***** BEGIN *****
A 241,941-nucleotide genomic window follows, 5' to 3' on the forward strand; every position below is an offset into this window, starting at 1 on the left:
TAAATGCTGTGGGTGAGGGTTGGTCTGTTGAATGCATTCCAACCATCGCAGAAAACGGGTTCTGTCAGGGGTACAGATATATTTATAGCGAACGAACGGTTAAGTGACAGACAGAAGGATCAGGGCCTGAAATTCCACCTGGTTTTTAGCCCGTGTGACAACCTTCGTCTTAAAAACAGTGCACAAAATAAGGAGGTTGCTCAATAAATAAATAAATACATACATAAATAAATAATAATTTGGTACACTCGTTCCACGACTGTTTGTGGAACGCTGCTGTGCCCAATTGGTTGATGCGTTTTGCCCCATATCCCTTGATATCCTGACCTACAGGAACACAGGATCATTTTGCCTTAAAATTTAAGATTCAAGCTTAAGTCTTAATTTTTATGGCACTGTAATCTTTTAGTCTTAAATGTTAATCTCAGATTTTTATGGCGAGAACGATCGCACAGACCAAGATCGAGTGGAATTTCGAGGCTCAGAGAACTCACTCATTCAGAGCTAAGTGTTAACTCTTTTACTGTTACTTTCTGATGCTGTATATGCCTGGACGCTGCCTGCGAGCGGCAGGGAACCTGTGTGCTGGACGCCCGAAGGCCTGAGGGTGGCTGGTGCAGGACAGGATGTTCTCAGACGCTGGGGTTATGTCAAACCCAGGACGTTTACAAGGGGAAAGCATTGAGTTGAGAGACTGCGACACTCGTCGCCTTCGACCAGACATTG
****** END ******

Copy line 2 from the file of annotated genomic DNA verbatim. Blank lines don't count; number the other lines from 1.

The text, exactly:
TAAATGCTGTGGGTGAGGGTTGGTCTGTTGAATGCATTCCAACCATCGCAGAAAACGGGTTCTGTCAGGGGTACAGATATATTTATAGCGAACGAACGGTTAAGTGACAGACAGAAGGATCAGGGCCTGAAATTCCACCTGGTTTTTAGCCCGTGTGACAACCTTCGTCTTAAAAACAGTGCACAAAATAAGGAGGTTGCTCAATAAATAAATAAATACATACATAAATAAATAATAATTTGGTACACTCGTTCCACGACTGTTTGTGGAACGCTGCTGTGCCCAATTGGTTGATGCGTTTTGCCCCATATCCCTTGATATCCTGACCTACAGGAACACAGGATCATTTTGCCTTAAAATTTAAGATTCAAGCTTAAGTCTTAATTTTTATGGCACTGTAATCTTTTAGTCTTAAATGTTAATCTCAGATTTTTATGGCGAGAACGATCGCACAGACCAAGATCGAGTGGAATTTCGAGGCTCAGAGAACTCACTCATTCAGAGCTAAGTGTTAACTCTTTTACTGTTACTTTCTGATGCTGTATATGCCTGGACGCTGCCTGCGAGCGGCAGGGAACCTGTGTGCTGGACGCCCGAAGGCCTGAGGGTGGCTGGTGCAGGACAGGATGTTCTCAGACGCTGGGGTTATGTCAAACCCAGGACGTTTACAAGGGGAAAGCATTGAGTTGAGAGACTGCGACACTCGTCGCCTTCGACCAGACATTG